For this week’s query, we asked players around the NHL to tell us which city — besides their own — features the most passionate following in the league.
Gustav Nyquist, RW, Detroit Red Wings: “It’s so depending on if there’s been some sort of activity the day before, or something like that, that it changes. Carolina, we couldn’t even play this year. We had to reschedule the game because the ice was so bad. [The worst ice is] always somewhere warm.”
Nick Holden, D, New York Rangers: “They’re doing a better job of managing it and making sure to be kind of proactive, making sure the ice is better. Obviously, any given day or night the ice might turn out crappy, depending on whatever circumstances. This will be my fourth year in the league consistently playing on NHL ice, and I think what they’ve done with shoveling off the ice during breaks, having players and refs rate the ice, they’re trying to get it to the best they can. They’re doing the best they can, and on some days some arenas are good, and some arenas you can get chippier ice.”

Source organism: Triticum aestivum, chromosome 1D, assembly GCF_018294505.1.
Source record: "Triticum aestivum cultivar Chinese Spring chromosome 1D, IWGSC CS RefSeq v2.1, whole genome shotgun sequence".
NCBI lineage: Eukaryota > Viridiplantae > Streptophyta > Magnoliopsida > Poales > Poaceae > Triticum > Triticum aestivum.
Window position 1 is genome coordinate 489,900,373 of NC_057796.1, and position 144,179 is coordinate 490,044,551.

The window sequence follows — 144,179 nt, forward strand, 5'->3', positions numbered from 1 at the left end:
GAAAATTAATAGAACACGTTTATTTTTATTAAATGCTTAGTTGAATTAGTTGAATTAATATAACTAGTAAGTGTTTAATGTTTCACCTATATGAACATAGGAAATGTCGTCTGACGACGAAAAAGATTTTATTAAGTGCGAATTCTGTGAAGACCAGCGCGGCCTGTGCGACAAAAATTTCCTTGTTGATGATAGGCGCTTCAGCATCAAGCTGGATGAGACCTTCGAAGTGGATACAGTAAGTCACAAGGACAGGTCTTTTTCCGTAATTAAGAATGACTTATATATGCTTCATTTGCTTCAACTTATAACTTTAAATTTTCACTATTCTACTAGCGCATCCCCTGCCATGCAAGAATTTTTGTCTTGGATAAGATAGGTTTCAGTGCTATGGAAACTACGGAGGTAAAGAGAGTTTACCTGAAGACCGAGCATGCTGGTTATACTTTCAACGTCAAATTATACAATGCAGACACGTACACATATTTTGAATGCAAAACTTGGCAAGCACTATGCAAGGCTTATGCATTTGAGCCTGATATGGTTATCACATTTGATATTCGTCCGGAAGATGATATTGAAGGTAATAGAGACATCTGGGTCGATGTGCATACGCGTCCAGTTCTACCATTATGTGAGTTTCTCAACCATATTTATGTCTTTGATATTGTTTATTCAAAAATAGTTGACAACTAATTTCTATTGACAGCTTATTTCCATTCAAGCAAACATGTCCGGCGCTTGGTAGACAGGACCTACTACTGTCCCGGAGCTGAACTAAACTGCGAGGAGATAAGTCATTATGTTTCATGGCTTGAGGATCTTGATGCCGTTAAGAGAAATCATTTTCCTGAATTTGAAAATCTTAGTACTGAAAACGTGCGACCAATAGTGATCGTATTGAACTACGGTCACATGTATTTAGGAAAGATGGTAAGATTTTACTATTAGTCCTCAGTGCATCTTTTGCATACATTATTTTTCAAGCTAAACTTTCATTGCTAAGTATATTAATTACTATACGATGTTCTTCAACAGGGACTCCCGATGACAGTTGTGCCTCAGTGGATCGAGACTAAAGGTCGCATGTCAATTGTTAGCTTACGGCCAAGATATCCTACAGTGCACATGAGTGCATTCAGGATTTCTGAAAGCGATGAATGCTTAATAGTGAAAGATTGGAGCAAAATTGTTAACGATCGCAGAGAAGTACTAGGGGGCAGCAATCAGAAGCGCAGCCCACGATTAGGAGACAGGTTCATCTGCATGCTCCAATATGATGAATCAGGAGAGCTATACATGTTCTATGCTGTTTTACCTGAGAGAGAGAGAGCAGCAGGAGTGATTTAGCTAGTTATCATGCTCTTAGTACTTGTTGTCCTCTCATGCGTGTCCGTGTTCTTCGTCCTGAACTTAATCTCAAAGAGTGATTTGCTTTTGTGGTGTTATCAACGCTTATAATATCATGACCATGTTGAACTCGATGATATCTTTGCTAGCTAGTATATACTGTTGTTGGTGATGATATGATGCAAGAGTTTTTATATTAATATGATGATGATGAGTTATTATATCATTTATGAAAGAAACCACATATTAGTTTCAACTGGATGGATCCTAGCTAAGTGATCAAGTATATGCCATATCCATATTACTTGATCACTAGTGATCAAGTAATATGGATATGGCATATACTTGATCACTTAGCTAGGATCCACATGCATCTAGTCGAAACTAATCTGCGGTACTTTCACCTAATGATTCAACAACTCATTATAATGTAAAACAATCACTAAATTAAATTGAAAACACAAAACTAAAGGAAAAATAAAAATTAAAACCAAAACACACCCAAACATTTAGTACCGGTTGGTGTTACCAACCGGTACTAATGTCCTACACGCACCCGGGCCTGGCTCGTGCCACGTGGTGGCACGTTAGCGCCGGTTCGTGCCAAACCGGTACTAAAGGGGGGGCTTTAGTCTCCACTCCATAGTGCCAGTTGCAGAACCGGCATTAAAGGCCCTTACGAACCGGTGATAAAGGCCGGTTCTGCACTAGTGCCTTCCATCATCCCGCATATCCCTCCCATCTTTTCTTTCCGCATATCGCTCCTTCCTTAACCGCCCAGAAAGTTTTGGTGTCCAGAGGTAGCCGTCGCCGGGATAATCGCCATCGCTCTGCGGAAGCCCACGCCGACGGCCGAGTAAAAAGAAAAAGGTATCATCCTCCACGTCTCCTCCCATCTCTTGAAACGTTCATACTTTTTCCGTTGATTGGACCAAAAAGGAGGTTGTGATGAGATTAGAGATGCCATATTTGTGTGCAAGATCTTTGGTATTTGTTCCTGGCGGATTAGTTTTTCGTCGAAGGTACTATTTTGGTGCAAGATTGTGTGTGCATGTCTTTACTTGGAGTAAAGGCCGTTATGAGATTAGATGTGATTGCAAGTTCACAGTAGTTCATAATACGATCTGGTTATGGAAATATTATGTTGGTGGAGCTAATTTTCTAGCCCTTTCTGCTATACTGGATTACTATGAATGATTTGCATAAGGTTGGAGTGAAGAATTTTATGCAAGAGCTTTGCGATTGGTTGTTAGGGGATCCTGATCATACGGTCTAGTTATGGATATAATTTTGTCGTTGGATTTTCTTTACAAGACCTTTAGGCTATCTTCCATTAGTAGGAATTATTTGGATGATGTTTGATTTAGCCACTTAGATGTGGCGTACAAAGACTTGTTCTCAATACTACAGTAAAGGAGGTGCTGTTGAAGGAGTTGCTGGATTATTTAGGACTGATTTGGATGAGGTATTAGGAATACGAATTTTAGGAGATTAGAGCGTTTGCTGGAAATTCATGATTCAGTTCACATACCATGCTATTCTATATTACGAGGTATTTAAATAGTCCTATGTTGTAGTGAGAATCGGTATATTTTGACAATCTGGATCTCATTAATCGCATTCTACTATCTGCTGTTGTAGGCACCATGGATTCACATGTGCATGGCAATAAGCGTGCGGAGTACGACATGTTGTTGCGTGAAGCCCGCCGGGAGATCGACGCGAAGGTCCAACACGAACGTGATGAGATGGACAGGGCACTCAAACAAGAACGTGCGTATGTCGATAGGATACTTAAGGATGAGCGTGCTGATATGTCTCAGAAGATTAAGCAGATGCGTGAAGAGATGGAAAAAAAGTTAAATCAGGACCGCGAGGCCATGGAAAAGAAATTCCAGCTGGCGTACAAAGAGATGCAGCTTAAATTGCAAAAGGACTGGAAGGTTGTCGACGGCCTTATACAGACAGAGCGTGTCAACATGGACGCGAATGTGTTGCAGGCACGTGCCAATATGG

Cam Neely, president, Boston Bruins: “Well, I know they’re certainly putting a lot more time and energy and effort behind making sure the quality is as good as it could be. Obviously, buildings that have a lot going on, whether it’s a two-, or three-sport building, or has a lot of concerts and events, it’s really difficult to maintain the ice as much as you’d really like to. But it’s certainly something that the league is doing a really good job of making sure the quality is as good as it can be, primarily for players’ safety. It started with cleaning the ice during those TV timeouts, and that makes a big difference.”
Paul George tried to tamp down speculation on Wednesday, with the NBA’s trade deadline fast approaching, by staying focused on his current job — with Indiana.
It’s an aggressive throw, but it’s also calculated with the defender playing with his back to Garoppolo. Even from a parallel platform, Garoppolo can fit this ball in to Amendola to beat the coverage scheme.